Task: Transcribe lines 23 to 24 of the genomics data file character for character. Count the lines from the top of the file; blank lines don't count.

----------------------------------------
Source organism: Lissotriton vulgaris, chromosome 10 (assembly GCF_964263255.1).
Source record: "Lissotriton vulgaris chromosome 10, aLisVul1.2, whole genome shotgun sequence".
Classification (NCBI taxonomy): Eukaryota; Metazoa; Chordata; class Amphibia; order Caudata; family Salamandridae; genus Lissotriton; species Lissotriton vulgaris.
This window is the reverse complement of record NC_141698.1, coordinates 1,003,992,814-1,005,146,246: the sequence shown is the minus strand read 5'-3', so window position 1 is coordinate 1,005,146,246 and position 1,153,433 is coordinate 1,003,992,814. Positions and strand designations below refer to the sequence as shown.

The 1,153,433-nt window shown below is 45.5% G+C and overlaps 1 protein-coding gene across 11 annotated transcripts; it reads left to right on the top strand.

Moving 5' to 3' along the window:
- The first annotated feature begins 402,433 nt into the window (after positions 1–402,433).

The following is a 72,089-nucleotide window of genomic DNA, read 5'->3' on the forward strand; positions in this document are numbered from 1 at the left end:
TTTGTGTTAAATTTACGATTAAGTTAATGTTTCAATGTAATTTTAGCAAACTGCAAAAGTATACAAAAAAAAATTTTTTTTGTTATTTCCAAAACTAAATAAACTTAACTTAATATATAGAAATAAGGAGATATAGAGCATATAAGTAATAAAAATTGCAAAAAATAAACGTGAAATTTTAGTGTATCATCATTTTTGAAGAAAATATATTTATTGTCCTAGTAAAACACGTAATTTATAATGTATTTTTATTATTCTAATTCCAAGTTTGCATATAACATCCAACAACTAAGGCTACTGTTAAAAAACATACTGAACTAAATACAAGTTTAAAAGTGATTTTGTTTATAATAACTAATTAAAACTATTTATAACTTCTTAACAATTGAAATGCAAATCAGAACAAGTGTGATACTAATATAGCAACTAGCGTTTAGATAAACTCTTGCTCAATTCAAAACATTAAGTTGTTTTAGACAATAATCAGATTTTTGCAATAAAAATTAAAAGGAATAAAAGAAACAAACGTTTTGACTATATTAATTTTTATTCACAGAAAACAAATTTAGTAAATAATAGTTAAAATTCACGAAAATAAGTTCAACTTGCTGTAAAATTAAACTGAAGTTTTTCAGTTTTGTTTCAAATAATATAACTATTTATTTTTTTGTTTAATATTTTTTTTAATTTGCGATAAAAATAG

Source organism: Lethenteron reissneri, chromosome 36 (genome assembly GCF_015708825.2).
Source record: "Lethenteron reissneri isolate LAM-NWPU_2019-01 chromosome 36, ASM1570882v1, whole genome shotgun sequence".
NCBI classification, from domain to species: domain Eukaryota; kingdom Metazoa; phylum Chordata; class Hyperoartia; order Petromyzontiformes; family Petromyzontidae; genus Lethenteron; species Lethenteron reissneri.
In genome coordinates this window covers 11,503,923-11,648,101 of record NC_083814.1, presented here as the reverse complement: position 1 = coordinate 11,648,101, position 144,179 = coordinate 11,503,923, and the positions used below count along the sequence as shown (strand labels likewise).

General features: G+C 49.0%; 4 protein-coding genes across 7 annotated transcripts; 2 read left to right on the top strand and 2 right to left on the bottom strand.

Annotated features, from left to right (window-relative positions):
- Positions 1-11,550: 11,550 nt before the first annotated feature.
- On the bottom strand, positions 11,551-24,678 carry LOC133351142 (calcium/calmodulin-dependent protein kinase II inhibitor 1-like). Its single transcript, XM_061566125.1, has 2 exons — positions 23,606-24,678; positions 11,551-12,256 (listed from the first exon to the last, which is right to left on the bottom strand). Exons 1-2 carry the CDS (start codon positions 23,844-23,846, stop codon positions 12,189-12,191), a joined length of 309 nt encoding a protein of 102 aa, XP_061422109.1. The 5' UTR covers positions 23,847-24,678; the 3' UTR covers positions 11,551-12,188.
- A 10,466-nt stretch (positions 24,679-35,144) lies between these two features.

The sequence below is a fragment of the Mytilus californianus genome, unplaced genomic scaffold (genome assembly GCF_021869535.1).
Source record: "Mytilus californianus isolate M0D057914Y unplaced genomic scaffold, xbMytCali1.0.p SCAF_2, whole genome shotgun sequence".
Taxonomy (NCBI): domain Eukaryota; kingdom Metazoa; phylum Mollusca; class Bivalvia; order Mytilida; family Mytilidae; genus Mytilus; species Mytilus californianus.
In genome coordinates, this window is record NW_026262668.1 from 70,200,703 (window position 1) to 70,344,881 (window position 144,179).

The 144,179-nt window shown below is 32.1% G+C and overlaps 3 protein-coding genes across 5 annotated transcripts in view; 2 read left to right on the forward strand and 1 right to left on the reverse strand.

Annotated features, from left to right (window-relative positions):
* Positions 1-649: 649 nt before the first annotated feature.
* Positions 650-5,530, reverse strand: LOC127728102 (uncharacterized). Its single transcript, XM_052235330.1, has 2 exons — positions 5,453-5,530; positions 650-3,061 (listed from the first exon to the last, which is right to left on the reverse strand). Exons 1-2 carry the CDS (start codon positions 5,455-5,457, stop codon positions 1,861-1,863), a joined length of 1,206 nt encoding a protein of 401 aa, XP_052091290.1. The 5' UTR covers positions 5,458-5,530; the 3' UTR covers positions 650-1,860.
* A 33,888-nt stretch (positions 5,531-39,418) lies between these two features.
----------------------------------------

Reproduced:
The 144,179-nt window shown below is 32.1% G+C and overlaps 3 protein-coding genes across 5 annotated transcripts in view; 2 read left to right on the forward strand and 1 right to left on the reverse strand.

Annotated features, from left to right (window-relative positions):